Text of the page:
In addition, in this embodiment, the error detection circuit 110 determines whether or not the glare index value has exceeded a second threshold value, and, when it is determined that the glare index value has exceeded the second threshold value, detects the occurrence of a second glare error. The second threshold value is larger than the first threshold value.

Specifically, the error detection circuit 110 determines whether or not the glare index value has exceeded the second threshold value, and outputs the determination result as a second error signal SER2. When the glare index value exceeds the second threshold value, the error detection circuit 110 activates the second error signal SER2. Upon receiving the active second error signal SER2, the processing circuit 120 performs processing corresponding to a second glare error.

With such a configuration, the occurrence of a glare error can be detected using threshold values at two levels, and appropriate error handling processing can be executed in accordance with a glare error at each of the levels. In this embodiment, the second threshold value is larger than the first threshold value, and thus a degree to which the visual recognizability will reduce due to a second glare error is large compared with a first glare error. Therefore, when a second glare error is detected, it is possible to cause the processing circuit 120 to execute error handling processing that enables restoration of the visual recognizability more directly.

Specifically, when the occurrence of a first glare error is detected, the processing circuit 120 performs processing for notifying the host of the error. When the occurrence of a second glare error is detected, the processing circuit 120 performs display-off processing for turning off display on the head-up display.

The display-off processing is processing that is executed on the head-up display by the circuit device 100 directly without intervention by the host or the like. The display-off processing is processing for preventing an image from being displayed on the head-up display irrespective of the content of the image data, by turning off the light source of the head-up display, for example. Note that specific examples of the display-off processing will be described later.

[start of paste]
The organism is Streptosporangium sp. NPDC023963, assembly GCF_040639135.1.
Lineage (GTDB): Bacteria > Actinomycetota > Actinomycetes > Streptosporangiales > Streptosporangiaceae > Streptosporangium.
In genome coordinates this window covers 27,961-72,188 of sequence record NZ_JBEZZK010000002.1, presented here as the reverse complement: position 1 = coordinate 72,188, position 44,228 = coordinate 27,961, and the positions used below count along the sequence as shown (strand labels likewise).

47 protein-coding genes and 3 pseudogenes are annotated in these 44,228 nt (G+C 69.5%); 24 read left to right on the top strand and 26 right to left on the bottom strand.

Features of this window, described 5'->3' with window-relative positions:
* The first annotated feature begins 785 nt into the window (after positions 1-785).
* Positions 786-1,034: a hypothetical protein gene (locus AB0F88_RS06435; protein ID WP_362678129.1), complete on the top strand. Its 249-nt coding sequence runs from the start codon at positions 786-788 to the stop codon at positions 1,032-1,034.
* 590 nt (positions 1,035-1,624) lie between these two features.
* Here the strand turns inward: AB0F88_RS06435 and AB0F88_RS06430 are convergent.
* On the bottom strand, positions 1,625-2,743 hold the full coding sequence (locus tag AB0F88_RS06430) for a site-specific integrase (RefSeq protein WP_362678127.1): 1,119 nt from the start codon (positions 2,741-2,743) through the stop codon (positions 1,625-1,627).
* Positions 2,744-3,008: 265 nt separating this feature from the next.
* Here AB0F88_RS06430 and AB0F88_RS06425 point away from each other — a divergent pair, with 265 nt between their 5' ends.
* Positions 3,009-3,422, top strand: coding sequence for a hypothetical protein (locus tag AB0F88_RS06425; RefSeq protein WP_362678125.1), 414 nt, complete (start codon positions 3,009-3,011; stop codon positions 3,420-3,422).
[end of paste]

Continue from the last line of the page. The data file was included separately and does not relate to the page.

According to this embodiment, when a first glare error is detected, the processing circuit 120 notifies the host of the error, and thus it is possible to allow the host to deal with the error. For example, the host may normalize display on the head-up display by resetting the system, or the like. Specifically, the host may perform a handling process of restoring the visual recognizability of the background while maintaining the display as much as possible. On the other hand, when a second glare error is detected, no image is displayed on the head-up display as a result of the processing circuit 120 performing the display-off processing. Accordingly, the circuit device 100 can execute a handling process of restoring the visual recognizability of the background directly without intervention by the host. Appropriate error handling processing can be executed according to a glare error at each level by providing the first threshold value and the second threshold value as described above. Normally, error processing is performed when a first glare error or a second glare error occurs at least in one frame, but error processing may also be executed when an error has occurred in a plurality of frames consecutively.

In addition, in this embodiment, a glare index value is a luminance value obtained from the integration value of the pixel values of the image data IMD for head-up display. A glare index value is obtained from the integration value of one frame in this manner, but may be obtained from the pixel values of a plurality of frames.